7 Things You Should Tell Your Gynecologist

Your gynecologist wants to use their best diagnostic tool, their ears, at your annual gynecological exam. It's essential that you provide thorough information about yourself to your healthcare provider on each visit. Unfortunately, many women leave out important facts that may help their healthcare provider make the best healthcare recommendations.

If you have had the same healthcare provider for years, make sure you update your healthcare provider on any changes that have occurred over the last year. If you are seeing a new healthcare provider, you may want to write down information about your health, so you do not forget to discuss something during your appointment.

chair in a gynecologist's office
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What You Should Tell Your Gynecologist

Here are some important things your gynecologist should know about you. You put your health at risk if you leave out details that may seem minor or embarrassing. They can point to conditions that can be prevented or treated if caught early but could become big problems if not detected.

Personal Health History

Be honest and thorough with your healthcare provider about your personal health history. You may think these are already in your medical chart and the gynecologist knows them by reviewing your chart. But they may not be documented and it pays to review them at each visit. Your healthcare provider needs to know:

  • diseases or conditions you have or suffered from (both mental and physical), including sexually transmitted diseases
  • the date of your last Pap smear and the results
  • if you have ever had an abnormal Pap smear
  • any medications you are currently taking (including contraceptives, vitamins, and alternative medications like herbal remedies and other supplements)
  • allergies to medications or to latex

Family History

Inform your healthcare provider of your immediate family's medical history of diseases and other conditions, like thyroid disorders, heart conditions, cancer, diabetes, high blood pressure and more. Gather as much family medical history as you can before your healthcare provider's appointment.


If you are experiencing anything that is unusual for you, let your healthcare provider know. Your healthcare provider may want to know how long you have had the symptoms, the degree of pain you may be experiencing, if the symptom is constant or sporadic, and what causes or worsens the symptom. If you are taking any medications for symptoms, over-the-counter, prescription, herbal or homeopathic, let your healthcare provider know.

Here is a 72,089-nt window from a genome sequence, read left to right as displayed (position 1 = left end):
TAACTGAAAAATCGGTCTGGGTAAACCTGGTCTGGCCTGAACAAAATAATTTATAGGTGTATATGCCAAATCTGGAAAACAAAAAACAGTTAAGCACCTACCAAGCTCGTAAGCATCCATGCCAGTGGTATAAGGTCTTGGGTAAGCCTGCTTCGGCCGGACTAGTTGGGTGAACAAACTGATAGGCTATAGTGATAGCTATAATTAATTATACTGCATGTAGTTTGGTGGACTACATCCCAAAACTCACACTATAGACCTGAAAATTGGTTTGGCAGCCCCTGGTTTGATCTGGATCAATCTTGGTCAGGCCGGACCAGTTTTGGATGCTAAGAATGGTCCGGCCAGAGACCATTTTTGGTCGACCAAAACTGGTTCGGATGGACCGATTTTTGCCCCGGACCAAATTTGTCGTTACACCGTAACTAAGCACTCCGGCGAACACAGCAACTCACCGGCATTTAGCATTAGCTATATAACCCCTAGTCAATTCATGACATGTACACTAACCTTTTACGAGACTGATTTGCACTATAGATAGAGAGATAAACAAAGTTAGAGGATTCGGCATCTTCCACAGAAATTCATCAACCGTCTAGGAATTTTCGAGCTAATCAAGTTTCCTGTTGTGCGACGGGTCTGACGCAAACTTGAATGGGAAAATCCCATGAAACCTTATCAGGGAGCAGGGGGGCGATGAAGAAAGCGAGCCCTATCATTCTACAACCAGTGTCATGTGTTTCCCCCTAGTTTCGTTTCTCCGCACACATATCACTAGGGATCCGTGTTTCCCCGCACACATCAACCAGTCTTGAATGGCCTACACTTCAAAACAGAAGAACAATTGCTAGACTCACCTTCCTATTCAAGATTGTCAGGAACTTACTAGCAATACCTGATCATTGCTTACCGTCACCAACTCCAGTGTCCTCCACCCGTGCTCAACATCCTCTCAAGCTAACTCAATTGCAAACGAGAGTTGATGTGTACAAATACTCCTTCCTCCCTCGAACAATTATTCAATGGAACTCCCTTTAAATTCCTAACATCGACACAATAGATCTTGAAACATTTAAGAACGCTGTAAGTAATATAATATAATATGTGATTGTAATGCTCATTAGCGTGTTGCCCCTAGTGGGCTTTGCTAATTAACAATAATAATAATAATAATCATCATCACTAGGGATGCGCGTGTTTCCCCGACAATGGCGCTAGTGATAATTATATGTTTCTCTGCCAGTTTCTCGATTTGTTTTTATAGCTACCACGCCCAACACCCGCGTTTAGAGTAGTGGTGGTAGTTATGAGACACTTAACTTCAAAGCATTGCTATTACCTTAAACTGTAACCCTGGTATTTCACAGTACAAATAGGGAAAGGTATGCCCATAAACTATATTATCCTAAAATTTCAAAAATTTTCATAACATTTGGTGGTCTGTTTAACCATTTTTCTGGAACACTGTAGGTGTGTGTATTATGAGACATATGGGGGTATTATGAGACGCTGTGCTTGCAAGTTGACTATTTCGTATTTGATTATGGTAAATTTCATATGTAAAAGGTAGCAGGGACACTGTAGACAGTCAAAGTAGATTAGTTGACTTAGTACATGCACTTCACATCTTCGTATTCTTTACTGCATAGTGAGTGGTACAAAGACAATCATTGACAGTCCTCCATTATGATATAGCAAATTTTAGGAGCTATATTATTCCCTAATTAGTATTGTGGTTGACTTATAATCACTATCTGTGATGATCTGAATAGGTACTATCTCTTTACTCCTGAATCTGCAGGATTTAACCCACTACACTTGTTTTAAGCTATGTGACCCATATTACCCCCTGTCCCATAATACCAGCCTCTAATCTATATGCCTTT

Pregnant or Trying to Conceive

Your healthcare provider should always be made aware of pregnancy or if you are planning to conceive. Your practitioner can provide the most personal advice related to your planned pregnancy and conception.

Menstrual Cycle

If you have been experiencing changes in your menstrual cycle, be sure to tell your healthcare provider. This can include spotting, a heavier or lighter than normal flow, cramping, clotting, irregular periods, or anything else you may be concerned with.

Birth Control Use

Your gynecologist is your best source of information about birth control. Always inform them of current birth control use and also if you are not using birth control.


It is helpful for your healthcare provider ​to know your lifestyle. This includes information like exercise habits, if you smoke, drink, or do drugs. Remember, your healthcare provider should be aware of these things (good and bad) so he or she can provide the best health care for you personally.

Prepare for Your Gynecologist Visit

Even if you want to give thorough information to your gynecologist, it can be a lot to remember. The best way to prepare is to make notes and to bring them with you to the exam. Keep a small notebook or update an electronic note for this purpose. You can have it handy in your purse or on your cell phone so you can read it to your healthcare provider and not miss important information. There are even apps available for storing your personal medical history to have handy for your visit.

If you have access to your electronic medical record and test results, review them before your visit. If you have questions about anything in your record, make notes or print it out to bring with you to discuss with your gynecologist.

By Lisa Fayed
Lisa Fayed is a freelance medical writer, cancer educator and patient advocate.